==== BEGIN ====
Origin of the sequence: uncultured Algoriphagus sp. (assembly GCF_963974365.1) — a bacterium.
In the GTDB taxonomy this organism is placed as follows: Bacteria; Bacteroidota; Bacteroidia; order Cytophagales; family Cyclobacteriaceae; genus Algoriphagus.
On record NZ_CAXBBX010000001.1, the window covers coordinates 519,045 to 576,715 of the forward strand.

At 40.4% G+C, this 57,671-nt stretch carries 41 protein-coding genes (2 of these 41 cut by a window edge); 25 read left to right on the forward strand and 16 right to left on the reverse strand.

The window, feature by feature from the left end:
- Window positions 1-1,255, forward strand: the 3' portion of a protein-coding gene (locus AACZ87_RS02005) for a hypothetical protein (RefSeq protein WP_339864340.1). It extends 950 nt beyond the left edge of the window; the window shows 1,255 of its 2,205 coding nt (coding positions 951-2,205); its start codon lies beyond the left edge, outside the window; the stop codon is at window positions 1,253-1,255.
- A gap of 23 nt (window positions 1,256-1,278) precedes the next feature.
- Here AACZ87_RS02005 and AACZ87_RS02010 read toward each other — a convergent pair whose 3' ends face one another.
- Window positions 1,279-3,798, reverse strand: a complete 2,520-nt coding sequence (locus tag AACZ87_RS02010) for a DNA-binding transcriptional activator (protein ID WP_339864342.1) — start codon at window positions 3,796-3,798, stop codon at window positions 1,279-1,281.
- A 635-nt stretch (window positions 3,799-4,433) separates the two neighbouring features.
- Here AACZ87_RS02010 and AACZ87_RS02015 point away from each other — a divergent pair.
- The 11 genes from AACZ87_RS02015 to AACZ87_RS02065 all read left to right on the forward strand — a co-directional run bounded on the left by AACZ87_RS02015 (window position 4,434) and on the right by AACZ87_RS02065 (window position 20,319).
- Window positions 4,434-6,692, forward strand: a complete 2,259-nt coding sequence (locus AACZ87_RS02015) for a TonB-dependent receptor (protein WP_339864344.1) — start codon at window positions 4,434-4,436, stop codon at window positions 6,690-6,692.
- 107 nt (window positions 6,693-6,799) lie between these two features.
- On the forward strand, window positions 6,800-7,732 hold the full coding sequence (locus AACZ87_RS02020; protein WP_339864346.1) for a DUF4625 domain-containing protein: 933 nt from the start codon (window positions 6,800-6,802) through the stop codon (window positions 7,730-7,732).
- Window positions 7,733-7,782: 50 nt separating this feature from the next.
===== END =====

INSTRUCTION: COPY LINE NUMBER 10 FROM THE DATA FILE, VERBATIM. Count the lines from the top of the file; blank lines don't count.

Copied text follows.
- A 635-nt stretch (window positions 3,799-4,433) separates the two neighbouring features.